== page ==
LAST week's relaxation of the Catholic Church's discipline on mixed marriages has met with varied reactions from Anglicans and the other Christian Churches affected.
The new decree, which lifts the excommunication on Catholics contracting m a r riages in a non-Catholic Church and modifies the provisions regarding the promises made by the non-Catholic party, is seen as a compromise between the major changes sought by Anglicans and the "no major change" line supported by Hierarchies in some countries, including Britain.
Its issue at this particular time is regarded as a prologue to Archbishop Ramsey's visit to Rome. It is felt that if it had conic immediately after his meeting with Pope Paul it might have been regarded as the outcome of their talks.
A Church of England spokesman said: "The present relaxation by the Roman Catholic Church on the difficult question of mixed marriages is encouraging. Experi
mental rules announced today by the Pope are a hove VI beginning, and Anglicans will watch the progress of the new development with interest and sympathy.
"The Archbishop himself is not commenting on this issue prior to his visit to Rome.°
But the General Secretary of the Free Church Federal Council, Dr. R. A. Vine, welcomed the changes involved in it.
He said "We appreciate the much greater difficulties that the Roman Catholic Church experiences in modifying its attitudes, in that it is more firmly rooted in its history and dogmas than are the other Churches."
Some commentators see in the lifting of the excommunication sanction a step to appease the feelings of the non-Catholic Churches. On the individual level, it will mean that the Catholic partner in a mixed marriage that was performed outside the Church is not for that reason barred from the sacraments.
But the marriage is not recognised by the Church until it is "put right". So the difficulty about the sacraments is not basically affected since the Catholic party will be regarded as "living in sin".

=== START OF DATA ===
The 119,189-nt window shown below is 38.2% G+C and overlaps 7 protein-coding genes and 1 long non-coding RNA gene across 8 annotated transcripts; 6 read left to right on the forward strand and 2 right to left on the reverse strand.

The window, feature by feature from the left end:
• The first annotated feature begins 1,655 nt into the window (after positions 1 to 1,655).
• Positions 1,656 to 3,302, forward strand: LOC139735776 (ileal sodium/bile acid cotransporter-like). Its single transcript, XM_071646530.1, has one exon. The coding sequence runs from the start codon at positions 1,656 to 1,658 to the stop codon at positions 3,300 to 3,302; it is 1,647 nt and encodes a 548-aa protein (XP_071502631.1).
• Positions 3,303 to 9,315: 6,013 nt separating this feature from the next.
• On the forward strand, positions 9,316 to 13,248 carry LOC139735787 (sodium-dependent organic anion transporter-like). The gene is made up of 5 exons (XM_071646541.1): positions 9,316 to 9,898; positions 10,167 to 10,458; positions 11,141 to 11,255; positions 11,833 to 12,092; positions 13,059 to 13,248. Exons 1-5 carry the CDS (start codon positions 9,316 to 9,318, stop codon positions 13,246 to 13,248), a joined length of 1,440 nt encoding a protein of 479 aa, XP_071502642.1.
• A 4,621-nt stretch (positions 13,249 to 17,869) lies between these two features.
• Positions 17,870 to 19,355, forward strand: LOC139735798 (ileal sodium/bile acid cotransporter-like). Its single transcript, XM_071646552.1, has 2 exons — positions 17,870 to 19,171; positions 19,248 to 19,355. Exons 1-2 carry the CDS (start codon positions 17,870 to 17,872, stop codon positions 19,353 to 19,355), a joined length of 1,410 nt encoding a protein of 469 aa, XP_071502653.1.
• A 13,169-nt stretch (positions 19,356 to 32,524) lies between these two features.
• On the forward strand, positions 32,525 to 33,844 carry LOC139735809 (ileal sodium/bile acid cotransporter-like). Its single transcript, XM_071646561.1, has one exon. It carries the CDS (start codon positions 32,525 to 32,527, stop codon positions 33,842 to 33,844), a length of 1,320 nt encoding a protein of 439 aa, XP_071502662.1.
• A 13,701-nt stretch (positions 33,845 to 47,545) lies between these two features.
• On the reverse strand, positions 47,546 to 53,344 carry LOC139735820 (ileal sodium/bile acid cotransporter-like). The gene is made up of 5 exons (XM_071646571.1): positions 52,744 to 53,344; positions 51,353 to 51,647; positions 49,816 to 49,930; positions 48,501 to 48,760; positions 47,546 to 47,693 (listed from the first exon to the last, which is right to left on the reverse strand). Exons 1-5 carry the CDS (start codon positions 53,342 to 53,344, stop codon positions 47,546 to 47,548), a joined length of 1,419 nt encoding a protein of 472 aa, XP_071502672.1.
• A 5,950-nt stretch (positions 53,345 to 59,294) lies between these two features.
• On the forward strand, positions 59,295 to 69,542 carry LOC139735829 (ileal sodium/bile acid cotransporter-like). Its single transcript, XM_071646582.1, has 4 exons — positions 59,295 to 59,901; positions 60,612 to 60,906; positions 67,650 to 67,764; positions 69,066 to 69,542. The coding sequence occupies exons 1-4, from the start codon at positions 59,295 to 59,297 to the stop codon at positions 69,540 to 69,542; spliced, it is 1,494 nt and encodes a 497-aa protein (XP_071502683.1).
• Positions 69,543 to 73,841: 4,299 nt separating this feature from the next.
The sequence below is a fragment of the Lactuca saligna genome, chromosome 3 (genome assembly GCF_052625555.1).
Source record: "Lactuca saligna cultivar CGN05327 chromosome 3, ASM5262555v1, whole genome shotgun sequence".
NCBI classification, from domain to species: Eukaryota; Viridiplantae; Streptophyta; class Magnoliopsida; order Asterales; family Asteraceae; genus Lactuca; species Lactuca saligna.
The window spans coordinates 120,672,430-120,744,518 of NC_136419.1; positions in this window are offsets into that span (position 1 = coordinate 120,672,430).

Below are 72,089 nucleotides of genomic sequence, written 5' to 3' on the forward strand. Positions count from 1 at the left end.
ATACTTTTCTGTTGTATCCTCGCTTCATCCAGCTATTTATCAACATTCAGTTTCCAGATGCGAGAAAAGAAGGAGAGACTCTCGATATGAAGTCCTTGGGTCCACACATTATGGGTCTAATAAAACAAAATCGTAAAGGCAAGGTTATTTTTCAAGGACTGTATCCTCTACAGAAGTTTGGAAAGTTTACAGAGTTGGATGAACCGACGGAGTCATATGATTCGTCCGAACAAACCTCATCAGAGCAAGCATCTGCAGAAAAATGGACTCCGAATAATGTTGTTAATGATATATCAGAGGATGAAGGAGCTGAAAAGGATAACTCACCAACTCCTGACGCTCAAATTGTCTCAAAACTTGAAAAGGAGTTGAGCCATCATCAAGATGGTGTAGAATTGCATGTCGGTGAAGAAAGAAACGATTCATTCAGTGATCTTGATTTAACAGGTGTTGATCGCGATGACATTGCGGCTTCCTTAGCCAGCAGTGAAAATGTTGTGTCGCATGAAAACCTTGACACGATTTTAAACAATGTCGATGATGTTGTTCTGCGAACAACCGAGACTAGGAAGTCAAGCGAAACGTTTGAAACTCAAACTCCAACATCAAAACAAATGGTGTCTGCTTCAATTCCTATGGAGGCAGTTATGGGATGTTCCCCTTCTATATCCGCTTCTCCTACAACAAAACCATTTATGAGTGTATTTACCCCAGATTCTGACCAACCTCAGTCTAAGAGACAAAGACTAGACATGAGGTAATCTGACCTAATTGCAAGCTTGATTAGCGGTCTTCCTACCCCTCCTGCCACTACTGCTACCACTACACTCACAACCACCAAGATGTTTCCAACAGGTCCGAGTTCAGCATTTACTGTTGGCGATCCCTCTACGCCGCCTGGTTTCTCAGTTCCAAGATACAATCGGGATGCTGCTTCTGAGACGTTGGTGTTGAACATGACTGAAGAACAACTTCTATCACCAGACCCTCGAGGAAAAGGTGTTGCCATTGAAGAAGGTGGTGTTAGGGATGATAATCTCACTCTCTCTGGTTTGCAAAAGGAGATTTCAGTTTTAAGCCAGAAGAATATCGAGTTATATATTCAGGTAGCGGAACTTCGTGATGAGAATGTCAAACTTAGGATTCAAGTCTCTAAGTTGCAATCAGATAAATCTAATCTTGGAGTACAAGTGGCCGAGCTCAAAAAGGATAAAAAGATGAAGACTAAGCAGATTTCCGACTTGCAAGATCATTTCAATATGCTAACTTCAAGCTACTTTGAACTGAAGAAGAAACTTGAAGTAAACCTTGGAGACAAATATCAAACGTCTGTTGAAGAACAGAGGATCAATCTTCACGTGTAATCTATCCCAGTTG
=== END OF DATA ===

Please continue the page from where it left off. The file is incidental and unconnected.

SEVEN PROVISIONS There are seven main provisions in the new decree.
1. The Catholic partner has a grave obligation to provide for the Catholic baptism and education of any children of the marriage, and will be required to make the "promises" as before.
The non-Catholic is to he "invited" to promise not to interfere in the Catholic partner's ditties. But if the non-Catholic conscientiously objects to this the bishop is to consult the Holy Sce about it.
In ordinary circumstances the promises are to be given in writing, but in some cases the marriage partners may give them orally.
2. In countries where the law forbids religious education, the marriage can still be allowed so long as the Catholic partner guarantees "to take every possible step" towards Catholic baptism and education of the children, and the nonCatholic snakes a guarantee of good will in the matter.
3. In order that a mixed marriage should be valid, it must be conducted before a Catholic priest, but exceptional cases can be referred to Rome.
4. Bishops can now allow the solemnisation of a mixed marriage.
5. Joint celebrations by Catholic and non-Catholic ministers must be "absolutely avoided". The bishop may allow a non-Catholic minister to give an address in the church after the Catholic ceremony, and prayers may be recited with non-Catholics.
6. Bishops and parish priests are to be "attentively vigilant that mixed marriages actually conform to the promises made".
7. There is no longer a penalty of excommunication attached to "attempting marriage" in a non-Catholic church. This relaxation is retroactive.